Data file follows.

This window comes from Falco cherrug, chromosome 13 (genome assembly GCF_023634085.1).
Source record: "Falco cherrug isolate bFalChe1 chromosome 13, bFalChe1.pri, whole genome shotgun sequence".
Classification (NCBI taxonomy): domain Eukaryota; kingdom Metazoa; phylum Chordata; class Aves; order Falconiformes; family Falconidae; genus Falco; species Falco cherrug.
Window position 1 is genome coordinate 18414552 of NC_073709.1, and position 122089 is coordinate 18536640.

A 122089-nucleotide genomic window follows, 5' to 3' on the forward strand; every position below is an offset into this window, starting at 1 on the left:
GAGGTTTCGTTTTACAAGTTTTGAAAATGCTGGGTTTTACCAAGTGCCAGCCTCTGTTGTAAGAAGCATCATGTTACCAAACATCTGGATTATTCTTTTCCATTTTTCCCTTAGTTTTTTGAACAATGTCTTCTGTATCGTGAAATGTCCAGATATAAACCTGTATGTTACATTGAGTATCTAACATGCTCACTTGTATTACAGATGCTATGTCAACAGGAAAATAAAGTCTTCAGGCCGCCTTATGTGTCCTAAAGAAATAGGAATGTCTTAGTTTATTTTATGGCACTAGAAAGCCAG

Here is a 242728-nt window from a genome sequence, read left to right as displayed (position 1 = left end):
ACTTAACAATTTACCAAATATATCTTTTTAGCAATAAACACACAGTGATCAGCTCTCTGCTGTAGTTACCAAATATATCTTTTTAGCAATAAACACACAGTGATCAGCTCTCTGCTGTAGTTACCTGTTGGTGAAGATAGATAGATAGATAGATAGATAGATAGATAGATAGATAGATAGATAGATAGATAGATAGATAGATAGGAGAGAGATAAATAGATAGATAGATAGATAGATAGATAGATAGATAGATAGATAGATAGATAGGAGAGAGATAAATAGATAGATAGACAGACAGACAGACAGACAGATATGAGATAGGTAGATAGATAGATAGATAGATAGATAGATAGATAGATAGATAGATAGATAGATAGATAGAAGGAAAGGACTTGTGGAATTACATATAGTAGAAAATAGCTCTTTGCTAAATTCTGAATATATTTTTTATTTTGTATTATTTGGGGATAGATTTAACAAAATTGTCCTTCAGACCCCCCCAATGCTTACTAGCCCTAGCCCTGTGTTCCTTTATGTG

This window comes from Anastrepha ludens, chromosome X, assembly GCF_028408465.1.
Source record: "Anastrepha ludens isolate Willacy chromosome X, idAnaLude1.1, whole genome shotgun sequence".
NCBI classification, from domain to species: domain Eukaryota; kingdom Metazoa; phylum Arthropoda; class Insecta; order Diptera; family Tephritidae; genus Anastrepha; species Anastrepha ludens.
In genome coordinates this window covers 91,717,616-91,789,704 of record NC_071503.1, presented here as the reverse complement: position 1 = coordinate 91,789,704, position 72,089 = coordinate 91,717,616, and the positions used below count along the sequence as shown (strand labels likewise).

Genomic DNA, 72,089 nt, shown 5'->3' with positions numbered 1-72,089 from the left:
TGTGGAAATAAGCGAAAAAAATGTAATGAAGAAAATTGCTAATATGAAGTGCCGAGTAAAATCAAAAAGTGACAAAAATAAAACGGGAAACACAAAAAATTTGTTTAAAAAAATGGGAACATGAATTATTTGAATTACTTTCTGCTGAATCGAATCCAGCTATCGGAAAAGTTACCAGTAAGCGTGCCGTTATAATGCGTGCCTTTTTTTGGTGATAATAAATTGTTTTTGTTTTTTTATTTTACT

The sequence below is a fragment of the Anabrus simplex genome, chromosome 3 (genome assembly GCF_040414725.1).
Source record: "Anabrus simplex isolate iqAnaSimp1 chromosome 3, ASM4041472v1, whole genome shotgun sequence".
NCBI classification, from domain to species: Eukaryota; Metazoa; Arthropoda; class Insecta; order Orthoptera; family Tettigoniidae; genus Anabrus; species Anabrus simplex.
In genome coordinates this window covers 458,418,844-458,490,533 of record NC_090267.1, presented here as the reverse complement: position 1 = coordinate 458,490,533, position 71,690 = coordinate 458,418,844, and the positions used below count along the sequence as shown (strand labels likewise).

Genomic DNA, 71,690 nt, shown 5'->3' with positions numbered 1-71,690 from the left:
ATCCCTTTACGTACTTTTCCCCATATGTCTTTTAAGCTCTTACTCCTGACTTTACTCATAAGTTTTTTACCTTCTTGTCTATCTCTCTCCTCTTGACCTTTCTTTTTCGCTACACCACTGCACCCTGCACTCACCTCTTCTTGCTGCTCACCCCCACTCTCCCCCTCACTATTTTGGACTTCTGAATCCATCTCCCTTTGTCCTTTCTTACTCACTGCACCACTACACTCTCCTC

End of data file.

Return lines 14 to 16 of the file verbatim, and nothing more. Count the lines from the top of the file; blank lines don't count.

TGTGGAAATAAGCGAAAAAAATGTAATGAAGAAAATTGCTAATATGAAGTGCCGAGTAAAATCAAAAAGTGACAAAAATAAAACGGGAAACACAAAAAATTTGTTTAAAAAAATGGGAACATGAATTATTTGAATTACTTTCTGCTGAATCGAATCCAGCTATCGGAAAAGTTACCAGTAAGCGTGCCGTTATAATGCGTGCCTTTTTTTGGTGATAATAAATTGTTTTTGTTTTTTTATTTTACT

The sequence below is a fragment of the Anabrus simplex genome, chromosome 3 (genome assembly GCF_040414725.1).
Source record: "Anabrus simplex isolate iqAnaSimp1 chromosome 3, ASM4041472v1, whole genome shotgun sequence".